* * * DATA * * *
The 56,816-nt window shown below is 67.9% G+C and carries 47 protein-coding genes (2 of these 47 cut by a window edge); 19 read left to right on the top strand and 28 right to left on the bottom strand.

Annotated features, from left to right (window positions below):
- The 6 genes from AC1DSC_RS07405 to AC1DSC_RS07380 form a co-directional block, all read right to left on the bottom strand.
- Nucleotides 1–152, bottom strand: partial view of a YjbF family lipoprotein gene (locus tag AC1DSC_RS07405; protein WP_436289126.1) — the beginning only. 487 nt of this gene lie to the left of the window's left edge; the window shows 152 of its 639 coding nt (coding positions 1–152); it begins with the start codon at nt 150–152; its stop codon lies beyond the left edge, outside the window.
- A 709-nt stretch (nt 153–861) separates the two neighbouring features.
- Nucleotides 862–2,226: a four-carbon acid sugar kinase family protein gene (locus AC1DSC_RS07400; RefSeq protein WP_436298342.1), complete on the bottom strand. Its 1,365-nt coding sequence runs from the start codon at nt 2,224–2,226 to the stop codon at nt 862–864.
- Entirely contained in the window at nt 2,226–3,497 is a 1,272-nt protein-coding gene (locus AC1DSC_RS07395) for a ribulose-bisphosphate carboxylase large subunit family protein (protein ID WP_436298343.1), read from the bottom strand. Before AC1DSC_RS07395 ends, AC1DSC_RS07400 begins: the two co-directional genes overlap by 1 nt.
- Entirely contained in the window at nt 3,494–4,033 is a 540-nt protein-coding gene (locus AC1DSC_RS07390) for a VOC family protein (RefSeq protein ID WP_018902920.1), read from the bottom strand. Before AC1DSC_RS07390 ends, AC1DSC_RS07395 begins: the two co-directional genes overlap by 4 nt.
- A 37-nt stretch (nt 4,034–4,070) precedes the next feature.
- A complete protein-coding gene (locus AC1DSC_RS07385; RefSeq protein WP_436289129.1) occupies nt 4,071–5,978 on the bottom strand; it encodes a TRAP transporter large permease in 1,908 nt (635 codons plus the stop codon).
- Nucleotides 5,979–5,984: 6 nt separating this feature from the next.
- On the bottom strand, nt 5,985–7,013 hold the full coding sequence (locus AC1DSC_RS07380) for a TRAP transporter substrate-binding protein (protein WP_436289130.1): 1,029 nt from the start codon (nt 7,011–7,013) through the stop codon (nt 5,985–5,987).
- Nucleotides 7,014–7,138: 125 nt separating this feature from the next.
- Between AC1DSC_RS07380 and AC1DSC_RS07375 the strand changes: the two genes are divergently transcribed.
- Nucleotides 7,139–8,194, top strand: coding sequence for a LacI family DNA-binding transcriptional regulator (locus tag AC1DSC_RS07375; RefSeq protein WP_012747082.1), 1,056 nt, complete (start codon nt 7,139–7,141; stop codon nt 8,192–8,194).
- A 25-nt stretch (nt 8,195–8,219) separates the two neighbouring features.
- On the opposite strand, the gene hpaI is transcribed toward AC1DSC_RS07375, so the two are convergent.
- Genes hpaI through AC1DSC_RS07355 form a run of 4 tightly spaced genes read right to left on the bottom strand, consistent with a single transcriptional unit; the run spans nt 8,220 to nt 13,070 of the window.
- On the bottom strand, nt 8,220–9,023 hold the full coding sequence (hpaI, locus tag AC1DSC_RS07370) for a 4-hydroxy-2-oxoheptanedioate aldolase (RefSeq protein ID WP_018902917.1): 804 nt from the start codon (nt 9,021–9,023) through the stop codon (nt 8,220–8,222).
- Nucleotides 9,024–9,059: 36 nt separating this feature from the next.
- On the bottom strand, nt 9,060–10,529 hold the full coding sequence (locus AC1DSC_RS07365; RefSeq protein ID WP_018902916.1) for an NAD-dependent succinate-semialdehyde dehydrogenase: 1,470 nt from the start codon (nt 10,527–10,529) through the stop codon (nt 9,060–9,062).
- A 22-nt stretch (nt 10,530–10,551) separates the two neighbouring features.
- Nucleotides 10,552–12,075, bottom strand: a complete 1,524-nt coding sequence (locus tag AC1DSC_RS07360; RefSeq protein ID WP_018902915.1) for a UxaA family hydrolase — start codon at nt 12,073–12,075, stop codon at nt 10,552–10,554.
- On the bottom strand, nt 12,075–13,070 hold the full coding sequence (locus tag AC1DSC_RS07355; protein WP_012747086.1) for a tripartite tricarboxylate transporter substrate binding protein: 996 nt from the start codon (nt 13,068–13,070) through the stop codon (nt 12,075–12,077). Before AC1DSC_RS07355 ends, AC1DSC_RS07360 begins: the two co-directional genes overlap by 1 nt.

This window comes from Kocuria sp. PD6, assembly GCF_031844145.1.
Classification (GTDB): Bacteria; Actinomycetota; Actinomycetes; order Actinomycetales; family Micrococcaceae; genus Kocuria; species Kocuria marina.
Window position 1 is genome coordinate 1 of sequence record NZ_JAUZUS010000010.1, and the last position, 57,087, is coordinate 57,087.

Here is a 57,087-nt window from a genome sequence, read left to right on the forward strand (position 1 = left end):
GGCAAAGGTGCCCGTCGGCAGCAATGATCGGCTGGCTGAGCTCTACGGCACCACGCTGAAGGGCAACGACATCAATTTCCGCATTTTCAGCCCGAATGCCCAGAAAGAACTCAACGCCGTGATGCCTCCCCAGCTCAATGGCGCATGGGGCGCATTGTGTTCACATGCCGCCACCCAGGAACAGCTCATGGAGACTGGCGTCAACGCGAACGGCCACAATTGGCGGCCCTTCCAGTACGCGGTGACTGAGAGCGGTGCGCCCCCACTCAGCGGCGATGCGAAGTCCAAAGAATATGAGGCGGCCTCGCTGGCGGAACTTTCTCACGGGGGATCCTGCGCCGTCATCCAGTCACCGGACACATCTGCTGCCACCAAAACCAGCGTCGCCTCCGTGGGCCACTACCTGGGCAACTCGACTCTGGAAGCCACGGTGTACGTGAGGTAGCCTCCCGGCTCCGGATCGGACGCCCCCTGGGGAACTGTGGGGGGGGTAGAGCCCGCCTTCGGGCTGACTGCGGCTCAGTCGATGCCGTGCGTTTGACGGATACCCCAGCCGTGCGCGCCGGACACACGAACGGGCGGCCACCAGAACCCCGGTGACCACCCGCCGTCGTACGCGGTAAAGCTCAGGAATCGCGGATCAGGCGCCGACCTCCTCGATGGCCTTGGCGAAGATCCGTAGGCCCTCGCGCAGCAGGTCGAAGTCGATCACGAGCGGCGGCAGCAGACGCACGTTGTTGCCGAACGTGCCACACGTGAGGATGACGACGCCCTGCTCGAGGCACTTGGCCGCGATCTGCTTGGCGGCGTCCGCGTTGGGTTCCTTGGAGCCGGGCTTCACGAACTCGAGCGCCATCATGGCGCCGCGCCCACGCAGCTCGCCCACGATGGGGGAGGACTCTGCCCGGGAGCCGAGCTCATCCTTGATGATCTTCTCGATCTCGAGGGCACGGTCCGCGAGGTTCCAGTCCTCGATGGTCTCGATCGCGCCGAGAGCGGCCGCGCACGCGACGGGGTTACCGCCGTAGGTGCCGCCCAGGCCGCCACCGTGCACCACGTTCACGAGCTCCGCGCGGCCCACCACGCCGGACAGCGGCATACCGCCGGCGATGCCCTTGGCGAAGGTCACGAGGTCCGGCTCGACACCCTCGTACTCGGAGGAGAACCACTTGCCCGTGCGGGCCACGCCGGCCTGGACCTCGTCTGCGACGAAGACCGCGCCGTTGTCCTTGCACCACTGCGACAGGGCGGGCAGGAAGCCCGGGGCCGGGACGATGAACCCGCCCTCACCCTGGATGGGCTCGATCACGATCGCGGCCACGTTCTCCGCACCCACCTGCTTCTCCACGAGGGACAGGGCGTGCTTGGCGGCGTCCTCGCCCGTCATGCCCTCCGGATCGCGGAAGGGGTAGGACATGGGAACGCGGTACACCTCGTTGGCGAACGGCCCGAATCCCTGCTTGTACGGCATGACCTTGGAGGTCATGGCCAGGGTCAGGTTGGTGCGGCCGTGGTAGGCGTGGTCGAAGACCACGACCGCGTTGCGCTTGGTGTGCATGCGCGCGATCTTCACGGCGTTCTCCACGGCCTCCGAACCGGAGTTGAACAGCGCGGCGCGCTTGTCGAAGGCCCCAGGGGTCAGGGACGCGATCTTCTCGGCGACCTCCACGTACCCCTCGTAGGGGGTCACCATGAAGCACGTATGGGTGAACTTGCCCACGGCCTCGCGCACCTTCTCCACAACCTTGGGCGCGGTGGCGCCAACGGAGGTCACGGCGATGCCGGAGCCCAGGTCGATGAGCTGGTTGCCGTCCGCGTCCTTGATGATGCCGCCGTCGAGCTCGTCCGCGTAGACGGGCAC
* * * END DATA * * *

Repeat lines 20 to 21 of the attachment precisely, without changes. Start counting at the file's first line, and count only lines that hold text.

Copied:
- Nucleotides 9,024–9,059: 36 nt separating this feature from the next.
- On the bottom strand, nt 9,060–10,529 hold the full coding sequence (locus AC1DSC_RS07365; RefSeq protein ID WP_018902916.1) for an NAD-dependent succinate-semialdehyde dehydrogenase: 1,470 nt from the start codon (nt 10,527–10,529) through the stop codon (nt 9,060–9,062).